Fighting the flab

The Wall Street Journal is rethinking how it tells stories. And how much space they give them.

22 November 2016 Simione Talanoa

The Wall Street Journal is rethinking how it tells stories. And how much space they give them.

A memo leaked to Poynter gives the detail.

Digitally, we will be requiring higher-quality stories much earlier in the day, especially in our enterprise and feature work, so we can publish stories at the times and in the ways our growing ranks of digital readers expect. Too often we publish at hours when readership is low, write subpar stories online in the vital minutes after something has just broken, or build our reporting and writing schedules around the print publishing cycle. We need to do far more to get our best journalism to readers at the time when they want to read it. We need to file alerts for mobile devices quickly. Our millions of smartphone users need concise, clear and timely reporting to inform their busy lives. The mobile culture is rapidly taking over our lives and we must ensure that our news is attuned to that culture.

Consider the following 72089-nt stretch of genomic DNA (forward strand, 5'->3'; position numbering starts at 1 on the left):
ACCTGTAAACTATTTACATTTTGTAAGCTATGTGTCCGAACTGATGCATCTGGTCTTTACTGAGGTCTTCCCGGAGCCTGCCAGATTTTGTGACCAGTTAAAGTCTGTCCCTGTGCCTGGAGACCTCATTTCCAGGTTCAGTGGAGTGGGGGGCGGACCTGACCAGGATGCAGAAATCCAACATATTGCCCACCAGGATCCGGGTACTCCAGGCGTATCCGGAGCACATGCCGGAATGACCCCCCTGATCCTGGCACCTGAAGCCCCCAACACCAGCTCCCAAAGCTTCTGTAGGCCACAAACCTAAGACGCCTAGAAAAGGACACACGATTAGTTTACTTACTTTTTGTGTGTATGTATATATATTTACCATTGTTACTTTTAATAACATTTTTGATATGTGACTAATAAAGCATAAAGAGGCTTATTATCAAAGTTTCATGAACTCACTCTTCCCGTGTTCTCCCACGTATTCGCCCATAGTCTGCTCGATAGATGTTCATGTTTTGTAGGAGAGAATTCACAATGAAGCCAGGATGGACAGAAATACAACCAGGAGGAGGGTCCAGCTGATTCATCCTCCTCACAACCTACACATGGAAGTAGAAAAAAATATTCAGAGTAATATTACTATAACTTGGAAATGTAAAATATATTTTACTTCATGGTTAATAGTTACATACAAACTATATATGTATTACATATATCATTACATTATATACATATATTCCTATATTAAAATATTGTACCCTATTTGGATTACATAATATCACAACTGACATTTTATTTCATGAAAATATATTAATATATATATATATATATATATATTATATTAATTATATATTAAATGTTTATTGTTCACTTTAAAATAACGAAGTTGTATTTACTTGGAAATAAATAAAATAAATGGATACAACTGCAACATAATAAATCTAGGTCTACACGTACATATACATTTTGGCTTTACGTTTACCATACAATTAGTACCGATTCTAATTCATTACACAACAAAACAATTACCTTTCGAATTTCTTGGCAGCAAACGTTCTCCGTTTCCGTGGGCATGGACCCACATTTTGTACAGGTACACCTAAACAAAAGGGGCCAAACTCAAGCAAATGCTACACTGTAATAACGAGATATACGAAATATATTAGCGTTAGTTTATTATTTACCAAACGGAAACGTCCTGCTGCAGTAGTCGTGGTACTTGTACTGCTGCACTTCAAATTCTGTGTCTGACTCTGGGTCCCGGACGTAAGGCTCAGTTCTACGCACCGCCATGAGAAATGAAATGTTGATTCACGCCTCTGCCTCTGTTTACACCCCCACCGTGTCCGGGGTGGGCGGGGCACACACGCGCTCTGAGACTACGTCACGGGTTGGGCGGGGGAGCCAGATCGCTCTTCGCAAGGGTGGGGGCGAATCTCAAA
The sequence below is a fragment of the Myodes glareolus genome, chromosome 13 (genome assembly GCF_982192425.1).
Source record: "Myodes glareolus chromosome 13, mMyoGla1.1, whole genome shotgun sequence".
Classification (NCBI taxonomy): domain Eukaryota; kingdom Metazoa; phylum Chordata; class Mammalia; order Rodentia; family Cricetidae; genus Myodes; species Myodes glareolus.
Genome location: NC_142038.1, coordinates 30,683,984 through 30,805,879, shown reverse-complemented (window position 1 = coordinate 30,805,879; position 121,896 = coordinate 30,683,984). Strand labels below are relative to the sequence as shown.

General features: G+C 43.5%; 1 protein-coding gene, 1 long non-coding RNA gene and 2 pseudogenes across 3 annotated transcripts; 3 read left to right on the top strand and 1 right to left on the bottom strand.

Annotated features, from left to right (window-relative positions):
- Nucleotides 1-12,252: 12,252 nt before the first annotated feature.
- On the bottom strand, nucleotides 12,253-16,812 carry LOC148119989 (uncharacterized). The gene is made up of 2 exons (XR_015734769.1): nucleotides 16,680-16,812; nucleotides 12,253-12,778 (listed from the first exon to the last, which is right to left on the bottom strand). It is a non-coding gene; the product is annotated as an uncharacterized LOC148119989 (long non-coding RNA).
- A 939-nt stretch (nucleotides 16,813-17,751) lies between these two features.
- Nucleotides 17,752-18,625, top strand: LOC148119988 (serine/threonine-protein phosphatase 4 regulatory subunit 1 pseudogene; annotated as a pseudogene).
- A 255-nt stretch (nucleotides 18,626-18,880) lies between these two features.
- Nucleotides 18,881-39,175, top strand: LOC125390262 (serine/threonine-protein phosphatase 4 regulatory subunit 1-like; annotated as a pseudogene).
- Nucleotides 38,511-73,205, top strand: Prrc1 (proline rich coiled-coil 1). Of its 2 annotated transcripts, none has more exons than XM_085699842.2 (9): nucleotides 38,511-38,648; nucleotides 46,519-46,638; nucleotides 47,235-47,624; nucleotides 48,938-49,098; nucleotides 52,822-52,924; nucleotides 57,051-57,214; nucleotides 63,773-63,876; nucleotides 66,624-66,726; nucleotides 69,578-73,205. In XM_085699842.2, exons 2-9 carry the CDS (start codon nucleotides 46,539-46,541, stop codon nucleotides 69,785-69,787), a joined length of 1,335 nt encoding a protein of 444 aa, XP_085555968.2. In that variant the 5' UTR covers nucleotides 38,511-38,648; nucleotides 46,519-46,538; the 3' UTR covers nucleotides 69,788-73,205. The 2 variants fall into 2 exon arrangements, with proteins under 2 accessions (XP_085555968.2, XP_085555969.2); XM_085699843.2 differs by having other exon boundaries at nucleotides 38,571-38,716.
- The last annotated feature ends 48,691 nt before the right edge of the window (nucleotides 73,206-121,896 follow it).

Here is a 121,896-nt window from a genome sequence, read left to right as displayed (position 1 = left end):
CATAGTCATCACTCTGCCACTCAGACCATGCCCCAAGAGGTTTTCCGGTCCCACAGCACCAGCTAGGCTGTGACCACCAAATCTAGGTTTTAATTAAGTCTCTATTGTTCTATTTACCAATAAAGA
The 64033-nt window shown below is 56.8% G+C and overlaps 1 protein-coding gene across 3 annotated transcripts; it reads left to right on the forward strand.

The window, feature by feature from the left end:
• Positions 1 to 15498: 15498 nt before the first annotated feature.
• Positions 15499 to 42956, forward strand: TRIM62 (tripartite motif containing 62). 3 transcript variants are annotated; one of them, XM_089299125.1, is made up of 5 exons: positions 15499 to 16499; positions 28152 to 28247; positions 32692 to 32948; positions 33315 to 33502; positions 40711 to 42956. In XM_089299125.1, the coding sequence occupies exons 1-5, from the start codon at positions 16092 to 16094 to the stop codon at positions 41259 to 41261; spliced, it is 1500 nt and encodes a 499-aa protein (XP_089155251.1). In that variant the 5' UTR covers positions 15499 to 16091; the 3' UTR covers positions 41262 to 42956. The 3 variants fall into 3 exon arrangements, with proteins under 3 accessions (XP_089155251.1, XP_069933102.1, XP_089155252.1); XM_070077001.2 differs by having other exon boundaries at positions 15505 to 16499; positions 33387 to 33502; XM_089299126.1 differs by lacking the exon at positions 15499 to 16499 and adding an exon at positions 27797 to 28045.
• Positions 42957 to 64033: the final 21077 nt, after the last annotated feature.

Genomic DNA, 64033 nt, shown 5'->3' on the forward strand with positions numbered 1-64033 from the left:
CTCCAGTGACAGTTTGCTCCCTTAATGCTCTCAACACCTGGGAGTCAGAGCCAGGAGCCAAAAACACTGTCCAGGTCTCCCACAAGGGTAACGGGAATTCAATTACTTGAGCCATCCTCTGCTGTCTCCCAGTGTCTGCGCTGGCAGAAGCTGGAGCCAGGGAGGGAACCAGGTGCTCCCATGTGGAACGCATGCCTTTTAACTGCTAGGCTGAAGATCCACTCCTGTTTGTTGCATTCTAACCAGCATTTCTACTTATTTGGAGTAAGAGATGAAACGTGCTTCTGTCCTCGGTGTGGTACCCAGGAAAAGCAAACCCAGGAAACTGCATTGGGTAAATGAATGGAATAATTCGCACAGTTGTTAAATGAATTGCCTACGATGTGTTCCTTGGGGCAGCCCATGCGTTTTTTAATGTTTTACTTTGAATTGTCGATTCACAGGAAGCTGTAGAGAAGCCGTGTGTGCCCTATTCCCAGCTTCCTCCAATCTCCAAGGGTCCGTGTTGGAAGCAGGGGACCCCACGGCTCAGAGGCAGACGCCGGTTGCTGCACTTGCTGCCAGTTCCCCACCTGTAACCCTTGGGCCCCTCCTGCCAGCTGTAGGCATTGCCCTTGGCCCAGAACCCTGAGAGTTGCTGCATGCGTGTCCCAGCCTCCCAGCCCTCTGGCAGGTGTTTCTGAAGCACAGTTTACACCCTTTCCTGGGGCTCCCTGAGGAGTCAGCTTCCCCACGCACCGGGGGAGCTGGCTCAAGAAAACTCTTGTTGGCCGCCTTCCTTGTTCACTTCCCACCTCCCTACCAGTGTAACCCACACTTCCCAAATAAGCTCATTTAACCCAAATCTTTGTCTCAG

WSJ’s approach is not new. The Washington Post went after anything over 1500 words. Short is in.

Articles were becoming too long, often for no good reason.

“We were seeing too many pieces that were in the mid-range of their ambition and their success — coming in at 60, 70 inches of copy,” Barr said. “We were seeing the same thing in a number of blogs, where pieces were just too long, and we felt as though editors were not applying the necessary discipline and rigor in how these pieces were being handled on the desk.”

The solution? A newsroom-wide initiative to cut down on editorial flab, Barr said. Since the middle of August, he’s asked Post’s department heads to take responsibility for articles longer than 1,500 words online or 50 inches in print. Bylines, captions, headlines and subheadings don’t count.